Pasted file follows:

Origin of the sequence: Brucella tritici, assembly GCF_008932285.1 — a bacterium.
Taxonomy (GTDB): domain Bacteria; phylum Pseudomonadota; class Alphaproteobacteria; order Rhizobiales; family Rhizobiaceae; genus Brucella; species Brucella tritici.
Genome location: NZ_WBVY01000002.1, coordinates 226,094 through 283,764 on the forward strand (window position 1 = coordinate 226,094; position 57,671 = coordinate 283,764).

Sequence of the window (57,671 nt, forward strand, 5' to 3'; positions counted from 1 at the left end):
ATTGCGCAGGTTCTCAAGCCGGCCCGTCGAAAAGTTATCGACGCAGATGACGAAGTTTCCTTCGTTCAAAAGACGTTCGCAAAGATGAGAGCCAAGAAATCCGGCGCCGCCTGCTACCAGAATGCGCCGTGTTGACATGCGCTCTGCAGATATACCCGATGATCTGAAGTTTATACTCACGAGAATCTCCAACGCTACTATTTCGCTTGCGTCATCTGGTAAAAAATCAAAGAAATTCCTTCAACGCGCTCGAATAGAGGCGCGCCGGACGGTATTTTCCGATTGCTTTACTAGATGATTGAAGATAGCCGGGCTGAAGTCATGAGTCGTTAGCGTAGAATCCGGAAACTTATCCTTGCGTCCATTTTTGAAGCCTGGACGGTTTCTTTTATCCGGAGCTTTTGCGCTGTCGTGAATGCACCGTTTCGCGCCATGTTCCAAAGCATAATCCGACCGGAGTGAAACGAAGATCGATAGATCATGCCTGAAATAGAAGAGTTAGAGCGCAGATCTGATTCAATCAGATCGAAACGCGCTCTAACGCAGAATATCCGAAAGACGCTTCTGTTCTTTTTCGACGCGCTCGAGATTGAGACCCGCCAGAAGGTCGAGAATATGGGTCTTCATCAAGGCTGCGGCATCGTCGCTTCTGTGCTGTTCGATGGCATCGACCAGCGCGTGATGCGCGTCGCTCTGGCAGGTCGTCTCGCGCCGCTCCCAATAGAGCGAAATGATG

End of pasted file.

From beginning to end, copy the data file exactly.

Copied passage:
Origin of the sequence: Brucella tritici, assembly GCF_008932285.1 — a bacterium.
Taxonomy (GTDB): domain Bacteria; phylum Pseudomonadota; class Alphaproteobacteria; order Rhizobiales; family Rhizobiaceae; genus Brucella; species Brucella tritici.
Genome location: NZ_WBVY01000002.1, coordinates 226,094 through 283,764 on the forward strand (window position 1 = coordinate 226,094; position 57,671 = coordinate 283,764).

Sequence of the window (57,671 nt, forward strand, 5' to 3'; positions counted from 1 at the left end):
ATTGCGCAGGTTCTCAAGCCGGCCCGTCGAAAAGTTATCGACGCAGATGACGAAGTTTCCTTCGTTCAAAAGACGTTCGCAAAGATGAGAGCCAAGAAATCCGGCGCCGCCTGCTACCAGAATGCGCCGTGTTGACATGCGCTCTGCAGATATACCCGATGATCTGAAGTTTATACTCACGAGAATCTCCAACGCTACTATTTCGCTTGCGTCATCTGGTAAAAAATCAAAGAAATTCCTTCAACGCGCTCGAATAGAGGCGCGCCGGACGGTATTTTCCGATTGCTTTACTAGATGATTGAAGATAGCCGGGCTGAAGTCATGAGTCGTTAGCGTAGAATCCGGAAACTTATCCTTGCGTCCATTTTTGAAGCCTGGACGGTTTCTTTTATCCGGAGCTTTTGCGCTGTCGTGAATGCACCGTTTCGCGCCATGTTCCAAAGCATAATCCGACCGGAGTGAAACGAAGATCGATAGATCATGCCTGAAATAGAAGAGTTAGAGCGCAGATCTGATTCAATCAGATCGAAACGCGCTCTAACGCAGAATATCCGAAAGACGCTTCTGTTCTTTTTCGACGCGCTCGAGATTGAGACCCGCCAGAAGGTCGAGAATATGGGTCTTCATCAAGGCTGCGGCATCGTCGCTTCTGTGCTGTTCGATGGCATCGACCAGCGCGTGATGCGCGTCGCTCTGGCAGGTCGTCTCGCGCCGCTCCCAATAGAGCGAAATGATG